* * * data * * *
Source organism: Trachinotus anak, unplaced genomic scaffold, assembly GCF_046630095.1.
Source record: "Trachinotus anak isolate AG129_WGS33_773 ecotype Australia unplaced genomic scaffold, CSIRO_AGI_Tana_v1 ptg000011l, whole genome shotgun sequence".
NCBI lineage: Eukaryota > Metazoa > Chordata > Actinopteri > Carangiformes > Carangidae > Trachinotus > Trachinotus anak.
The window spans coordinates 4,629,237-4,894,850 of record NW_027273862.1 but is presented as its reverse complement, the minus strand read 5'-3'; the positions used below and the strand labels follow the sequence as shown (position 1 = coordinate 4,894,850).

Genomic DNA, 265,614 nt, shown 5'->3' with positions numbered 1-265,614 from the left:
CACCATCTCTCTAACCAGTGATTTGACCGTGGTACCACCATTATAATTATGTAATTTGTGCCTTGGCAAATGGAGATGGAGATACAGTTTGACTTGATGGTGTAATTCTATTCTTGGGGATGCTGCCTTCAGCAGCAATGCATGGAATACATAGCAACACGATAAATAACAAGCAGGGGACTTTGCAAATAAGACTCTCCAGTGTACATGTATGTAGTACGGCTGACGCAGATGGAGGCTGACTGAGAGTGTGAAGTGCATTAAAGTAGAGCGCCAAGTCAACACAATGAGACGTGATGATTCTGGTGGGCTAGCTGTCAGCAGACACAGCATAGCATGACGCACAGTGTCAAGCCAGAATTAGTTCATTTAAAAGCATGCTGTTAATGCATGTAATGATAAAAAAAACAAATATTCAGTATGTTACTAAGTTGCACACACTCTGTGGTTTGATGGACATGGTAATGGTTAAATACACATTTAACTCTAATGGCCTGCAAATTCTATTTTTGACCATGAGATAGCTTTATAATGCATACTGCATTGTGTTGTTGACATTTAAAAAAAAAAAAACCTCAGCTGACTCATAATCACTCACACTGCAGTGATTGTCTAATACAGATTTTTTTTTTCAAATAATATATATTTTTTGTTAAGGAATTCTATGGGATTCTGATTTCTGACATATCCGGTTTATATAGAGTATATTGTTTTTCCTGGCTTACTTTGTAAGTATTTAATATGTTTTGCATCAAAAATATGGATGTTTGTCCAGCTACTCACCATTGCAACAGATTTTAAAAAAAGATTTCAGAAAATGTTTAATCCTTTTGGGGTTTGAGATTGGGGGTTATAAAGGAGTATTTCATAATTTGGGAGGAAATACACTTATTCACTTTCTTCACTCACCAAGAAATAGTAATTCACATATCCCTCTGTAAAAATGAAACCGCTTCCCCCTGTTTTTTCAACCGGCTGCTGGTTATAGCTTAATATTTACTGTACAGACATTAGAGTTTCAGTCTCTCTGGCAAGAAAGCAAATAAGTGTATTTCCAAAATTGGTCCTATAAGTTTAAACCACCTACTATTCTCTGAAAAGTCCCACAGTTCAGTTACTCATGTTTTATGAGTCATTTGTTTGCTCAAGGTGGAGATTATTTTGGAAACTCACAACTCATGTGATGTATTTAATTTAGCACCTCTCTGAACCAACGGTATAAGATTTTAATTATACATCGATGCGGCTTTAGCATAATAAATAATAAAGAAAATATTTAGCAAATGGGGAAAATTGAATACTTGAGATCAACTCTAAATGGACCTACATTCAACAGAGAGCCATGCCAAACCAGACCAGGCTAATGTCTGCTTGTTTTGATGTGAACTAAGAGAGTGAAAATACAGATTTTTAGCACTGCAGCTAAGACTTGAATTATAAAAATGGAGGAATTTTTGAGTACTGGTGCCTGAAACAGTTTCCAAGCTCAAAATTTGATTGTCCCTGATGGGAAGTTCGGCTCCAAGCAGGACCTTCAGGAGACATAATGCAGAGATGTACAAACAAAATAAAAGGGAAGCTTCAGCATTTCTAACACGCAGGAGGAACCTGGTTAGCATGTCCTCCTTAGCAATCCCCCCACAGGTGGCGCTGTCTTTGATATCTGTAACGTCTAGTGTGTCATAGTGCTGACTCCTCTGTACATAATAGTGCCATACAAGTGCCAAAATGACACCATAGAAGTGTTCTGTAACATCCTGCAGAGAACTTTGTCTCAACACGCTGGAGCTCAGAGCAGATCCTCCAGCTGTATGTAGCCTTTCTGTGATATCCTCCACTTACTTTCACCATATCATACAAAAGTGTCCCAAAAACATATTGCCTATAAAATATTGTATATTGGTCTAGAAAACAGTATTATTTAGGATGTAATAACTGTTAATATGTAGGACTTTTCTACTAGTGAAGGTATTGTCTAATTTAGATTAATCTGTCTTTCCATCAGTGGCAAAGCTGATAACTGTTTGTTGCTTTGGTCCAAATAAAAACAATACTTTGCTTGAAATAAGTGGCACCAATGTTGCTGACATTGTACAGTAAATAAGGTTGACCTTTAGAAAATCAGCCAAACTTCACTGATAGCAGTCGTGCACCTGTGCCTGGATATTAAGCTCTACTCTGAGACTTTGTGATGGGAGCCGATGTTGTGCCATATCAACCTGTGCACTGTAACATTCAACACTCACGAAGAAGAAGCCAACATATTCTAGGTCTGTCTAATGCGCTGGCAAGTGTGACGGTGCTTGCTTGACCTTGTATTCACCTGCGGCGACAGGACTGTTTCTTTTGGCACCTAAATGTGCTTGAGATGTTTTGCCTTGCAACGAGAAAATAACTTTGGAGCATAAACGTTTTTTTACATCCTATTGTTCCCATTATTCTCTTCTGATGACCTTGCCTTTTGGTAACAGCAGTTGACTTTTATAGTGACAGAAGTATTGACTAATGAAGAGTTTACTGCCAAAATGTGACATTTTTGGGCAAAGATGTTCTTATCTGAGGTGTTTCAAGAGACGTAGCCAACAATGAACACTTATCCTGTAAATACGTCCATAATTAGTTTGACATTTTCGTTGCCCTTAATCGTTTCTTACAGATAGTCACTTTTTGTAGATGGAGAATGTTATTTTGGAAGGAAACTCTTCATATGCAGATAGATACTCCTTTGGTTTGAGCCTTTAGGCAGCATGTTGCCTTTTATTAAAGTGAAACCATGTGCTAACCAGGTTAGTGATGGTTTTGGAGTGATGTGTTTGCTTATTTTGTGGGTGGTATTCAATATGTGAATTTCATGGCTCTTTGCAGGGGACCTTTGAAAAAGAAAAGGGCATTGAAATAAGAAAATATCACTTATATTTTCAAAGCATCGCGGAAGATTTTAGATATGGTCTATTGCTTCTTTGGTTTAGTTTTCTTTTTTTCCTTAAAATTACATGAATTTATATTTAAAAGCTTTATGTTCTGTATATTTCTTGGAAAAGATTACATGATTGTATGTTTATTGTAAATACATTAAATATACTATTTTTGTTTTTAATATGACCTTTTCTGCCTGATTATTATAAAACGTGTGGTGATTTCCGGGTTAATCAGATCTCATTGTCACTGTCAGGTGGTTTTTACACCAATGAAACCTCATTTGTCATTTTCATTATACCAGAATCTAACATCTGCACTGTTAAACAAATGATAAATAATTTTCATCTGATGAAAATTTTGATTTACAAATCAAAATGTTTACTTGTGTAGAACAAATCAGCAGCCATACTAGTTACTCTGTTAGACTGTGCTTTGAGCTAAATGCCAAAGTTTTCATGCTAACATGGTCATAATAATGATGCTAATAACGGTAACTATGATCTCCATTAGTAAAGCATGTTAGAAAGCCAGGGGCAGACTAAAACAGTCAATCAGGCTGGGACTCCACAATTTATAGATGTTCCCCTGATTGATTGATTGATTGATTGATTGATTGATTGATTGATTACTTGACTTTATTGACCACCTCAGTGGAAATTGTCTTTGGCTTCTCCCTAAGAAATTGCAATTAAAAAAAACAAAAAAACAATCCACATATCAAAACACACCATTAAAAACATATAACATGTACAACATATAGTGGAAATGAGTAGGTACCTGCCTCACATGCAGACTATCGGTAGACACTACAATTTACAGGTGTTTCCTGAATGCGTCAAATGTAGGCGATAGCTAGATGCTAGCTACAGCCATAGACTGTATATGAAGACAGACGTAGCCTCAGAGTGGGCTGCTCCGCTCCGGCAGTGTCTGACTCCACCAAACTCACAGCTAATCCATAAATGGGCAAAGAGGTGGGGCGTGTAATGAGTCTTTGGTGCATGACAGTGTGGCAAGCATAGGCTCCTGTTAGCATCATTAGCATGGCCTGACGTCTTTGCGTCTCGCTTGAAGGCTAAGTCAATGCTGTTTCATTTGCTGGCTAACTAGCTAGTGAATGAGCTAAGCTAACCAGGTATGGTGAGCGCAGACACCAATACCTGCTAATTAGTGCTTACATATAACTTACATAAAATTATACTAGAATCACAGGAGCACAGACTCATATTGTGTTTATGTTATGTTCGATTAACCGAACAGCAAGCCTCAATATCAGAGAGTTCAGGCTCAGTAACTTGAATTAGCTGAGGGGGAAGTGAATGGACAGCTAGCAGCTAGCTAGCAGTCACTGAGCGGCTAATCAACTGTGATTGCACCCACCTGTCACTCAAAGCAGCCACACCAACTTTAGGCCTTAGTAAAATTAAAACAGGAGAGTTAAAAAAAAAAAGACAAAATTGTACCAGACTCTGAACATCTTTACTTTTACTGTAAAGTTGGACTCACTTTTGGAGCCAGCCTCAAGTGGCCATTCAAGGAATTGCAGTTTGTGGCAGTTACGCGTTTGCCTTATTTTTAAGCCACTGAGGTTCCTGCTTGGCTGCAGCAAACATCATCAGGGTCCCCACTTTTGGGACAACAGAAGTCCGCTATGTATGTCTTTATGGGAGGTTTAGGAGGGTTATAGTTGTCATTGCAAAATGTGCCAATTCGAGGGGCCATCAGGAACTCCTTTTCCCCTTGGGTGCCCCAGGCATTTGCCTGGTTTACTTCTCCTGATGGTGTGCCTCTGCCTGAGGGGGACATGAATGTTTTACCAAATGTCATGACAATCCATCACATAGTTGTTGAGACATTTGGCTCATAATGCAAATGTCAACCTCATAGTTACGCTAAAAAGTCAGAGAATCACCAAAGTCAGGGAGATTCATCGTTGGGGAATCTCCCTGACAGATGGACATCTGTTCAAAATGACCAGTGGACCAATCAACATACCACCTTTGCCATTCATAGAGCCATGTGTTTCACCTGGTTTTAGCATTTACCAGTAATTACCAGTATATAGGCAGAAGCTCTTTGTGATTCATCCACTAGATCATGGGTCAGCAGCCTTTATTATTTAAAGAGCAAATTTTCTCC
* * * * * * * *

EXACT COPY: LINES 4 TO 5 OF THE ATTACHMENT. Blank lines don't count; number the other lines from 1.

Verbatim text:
The window spans coordinates 4,629,237-4,894,850 of record NW_027273862.1 but is presented as its reverse complement, the minus strand read 5'-3'; the positions used below and the strand labels follow the sequence as shown (position 1 = coordinate 4,894,850).

Genomic DNA, 265,614 nt, shown 5'->3' with positions numbered 1-265,614 from the left: